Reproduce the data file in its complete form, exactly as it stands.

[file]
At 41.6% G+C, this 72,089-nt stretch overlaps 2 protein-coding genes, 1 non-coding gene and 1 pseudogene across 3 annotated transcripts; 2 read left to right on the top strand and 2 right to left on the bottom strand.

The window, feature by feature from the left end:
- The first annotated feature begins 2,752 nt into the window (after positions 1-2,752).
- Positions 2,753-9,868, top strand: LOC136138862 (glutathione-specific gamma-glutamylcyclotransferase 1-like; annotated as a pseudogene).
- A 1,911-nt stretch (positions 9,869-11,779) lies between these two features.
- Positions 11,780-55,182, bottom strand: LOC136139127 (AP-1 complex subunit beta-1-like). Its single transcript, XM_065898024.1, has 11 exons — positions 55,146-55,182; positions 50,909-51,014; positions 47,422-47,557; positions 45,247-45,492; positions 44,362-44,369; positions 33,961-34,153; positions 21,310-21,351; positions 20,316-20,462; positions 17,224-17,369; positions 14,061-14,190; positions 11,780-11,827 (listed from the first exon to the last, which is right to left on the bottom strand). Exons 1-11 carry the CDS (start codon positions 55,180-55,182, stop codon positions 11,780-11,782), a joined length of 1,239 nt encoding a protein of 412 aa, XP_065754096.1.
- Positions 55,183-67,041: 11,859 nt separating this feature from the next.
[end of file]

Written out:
At 41.6% G+C, this 72,089-nt stretch overlaps 2 protein-coding genes, 1 non-coding gene and 1 pseudogene across 3 annotated transcripts; 2 read left to right on the top strand and 2 right to left on the bottom strand.

The window, feature by feature from the left end:
- The first annotated feature begins 2,752 nt into the window (after positions 1-2,752).
- Positions 2,753-9,868, top strand: LOC136138862 (glutathione-specific gamma-glutamylcyclotransferase 1-like; annotated as a pseudogene).
- A 1,911-nt stretch (positions 9,869-11,779) lies between these two features.
- Positions 11,780-55,182, bottom strand: LOC136139127 (AP-1 complex subunit beta-1-like). Its single transcript, XM_065898024.1, has 11 exons — positions 55,146-55,182; positions 50,909-51,014; positions 47,422-47,557; positions 45,247-45,492; positions 44,362-44,369; positions 33,961-34,153; positions 21,310-21,351; positions 20,316-20,462; positions 17,224-17,369; positions 14,061-14,190; positions 11,780-11,827 (listed from the first exon to the last, which is right to left on the bottom strand). Exons 1-11 carry the CDS (start codon positions 55,180-55,182, stop codon positions 11,780-11,782), a joined length of 1,239 nt encoding a protein of 412 aa, XP_065754096.1.
- Positions 55,183-67,041: 11,859 nt separating this feature from the next.